Drinking 'mate' with friends.

Drinking ‘mate’ with friends; drinking out of a gourd with a silver straw.

Don’t get me wrong. There are many things from Argentina that I love; for instance they cook a mean barbecue called asado, with beautiful meat. I like tango, and I love alpargatas. My soul may not be Argentine, but my soles can be. Haha!

Alpargatas are traditional footwear worn by gaucho, or cowboys, in South America. Gaucho are found in parts of Argentina, Uruguay and the south of Brazil. Gaucho are famous for riding horses and herding cattle on horseback. In the past, alpargatas were worn in rural areas. They can be worn by both men and women. Traditionally, alpargatas were monochrome, with cotton uppers and either rubber soles or soles made from jute. These days, alpargatas come in all sorts of colours and designs. Forget famous footballers; for me, I think that’s the one thing Argentina gave to the world: alpargatas. In particular, I feel that the label TOMS truly made alpargatas global.

A few years ago, alpargatas with jute soles, called espadrilles in English, were the height of fashion. They were everywhere and I was slightly obsessed with them, but I never managed to get a pair at the time. Probably because I was too picky. Styles I like didn’t come in my size and I didn’t like the ones that were available in my size, like gold or silver glitter alpargatas. And also I didn’t want alpargatas made in China.


Shih Yen’s alpargatas from Argentina. Yes, they are very comfortable.

Finally, I have got myself a nice, traditional pair of alpargatas, made in Argentina. How does one wear alpargatas? They are casual footwear, which can be worn with or without socks, depending on how cold the weather is. If you’re going for a traditional Argentine look, you can wear them with a poncho and bombachas, or gaucho pants. I have neither poncho nor bombachas, but if I did, I think I could totally rock the gaucho look 🙂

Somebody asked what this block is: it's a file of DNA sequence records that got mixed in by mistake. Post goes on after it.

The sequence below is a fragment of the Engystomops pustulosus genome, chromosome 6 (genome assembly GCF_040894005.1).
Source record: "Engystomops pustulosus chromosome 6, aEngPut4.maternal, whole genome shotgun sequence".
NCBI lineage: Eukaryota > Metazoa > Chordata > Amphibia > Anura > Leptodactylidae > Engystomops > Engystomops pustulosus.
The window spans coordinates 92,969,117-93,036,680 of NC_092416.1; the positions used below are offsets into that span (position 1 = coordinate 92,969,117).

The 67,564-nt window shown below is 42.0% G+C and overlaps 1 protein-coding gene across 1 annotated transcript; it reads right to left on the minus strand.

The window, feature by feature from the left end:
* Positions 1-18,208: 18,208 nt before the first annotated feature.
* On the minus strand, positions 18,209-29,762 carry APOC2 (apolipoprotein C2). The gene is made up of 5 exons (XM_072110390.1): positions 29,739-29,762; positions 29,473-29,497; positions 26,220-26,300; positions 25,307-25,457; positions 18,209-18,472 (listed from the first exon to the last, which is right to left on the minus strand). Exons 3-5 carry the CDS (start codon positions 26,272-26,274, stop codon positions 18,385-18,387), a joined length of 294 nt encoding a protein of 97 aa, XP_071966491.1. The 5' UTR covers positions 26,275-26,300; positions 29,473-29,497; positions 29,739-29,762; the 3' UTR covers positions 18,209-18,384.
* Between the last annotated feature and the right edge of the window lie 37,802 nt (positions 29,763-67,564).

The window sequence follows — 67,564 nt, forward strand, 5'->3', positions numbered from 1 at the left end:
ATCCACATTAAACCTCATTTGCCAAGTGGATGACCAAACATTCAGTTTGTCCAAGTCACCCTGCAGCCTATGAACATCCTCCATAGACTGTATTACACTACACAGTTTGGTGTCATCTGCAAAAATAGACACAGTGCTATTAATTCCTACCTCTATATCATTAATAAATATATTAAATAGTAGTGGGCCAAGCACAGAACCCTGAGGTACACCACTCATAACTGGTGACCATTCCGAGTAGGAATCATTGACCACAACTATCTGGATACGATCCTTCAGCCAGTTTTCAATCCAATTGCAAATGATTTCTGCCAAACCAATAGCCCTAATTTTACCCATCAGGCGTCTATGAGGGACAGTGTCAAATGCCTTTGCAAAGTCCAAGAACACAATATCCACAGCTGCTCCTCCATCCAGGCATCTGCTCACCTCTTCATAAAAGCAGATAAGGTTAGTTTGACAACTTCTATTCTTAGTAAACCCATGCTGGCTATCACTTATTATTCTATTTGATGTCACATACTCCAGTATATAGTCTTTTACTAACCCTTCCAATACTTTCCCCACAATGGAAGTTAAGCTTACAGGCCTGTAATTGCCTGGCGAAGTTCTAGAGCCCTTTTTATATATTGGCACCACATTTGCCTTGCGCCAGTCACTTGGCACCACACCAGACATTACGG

This leads me to the second part of my post – Latina fashion. Since I didn’t have gaucho pants, I looked for something else to wear with my alpargatas. The only thing I have from anywhere even remotely near that region is a pair of butt lift jeans designed in Colombia. Just as Latino people’s concept of time confuses me, some Latina fashion also baffles me. For instance, you can get padded underwear that will give you a bigger butt! Whaaaat?? WHY?? Anyway, back to my butt lift jeans. When I told a Malaysian friend that I had bought a pair of butt lift jeans, my friend said, “Because you’re crazy?” To which, I replied, “No, because I’m curious.” I am still curious. Even after buying them and wearing them, I don’t understand why anyone would want butt lift jeans.

Shih Yen's butt lift jeans from Colombia.

Shih Yen’s butt lift jeans, designed in Colombia.

These jeans supposedly have special type of stitching to help lift the butt. To be honest, I can’t tell whether there’s any butt lifting action! To me, they just seem to be super tight jeans. In a bid to understand the butt lift jeans, I started asking Latino friends, both men and women, about their opinion of these jeans. Mostly I got 1 of 2 responses: they either laughed at my question, or were puzzled by my question. But in general, almost every Latino person I asked like this style; a couple of women were very passionately in favour of them.

I am still puzzled by butt lift jeans. I think perhaps Asian women are built differently from Latinas, and are not as curvy. I can only conclude that it is a cultural difference because of different definitions of beauty in different cultures. At least I have alpargatas, which I love.

Shih Yen wears alpargatas from Argentina with Colombian butt lift jeans.

Shih Yen wears alpargatas from Argentina with Colombian butt lift jeans.

Shoes by Hot Chocolate Design

Happy new year 2016! At the start of this new year, I’m writing a post about my current favourite shoe label. This is the Venezuelan label Hot Chocolate Design. I love all the shoe designs in their range.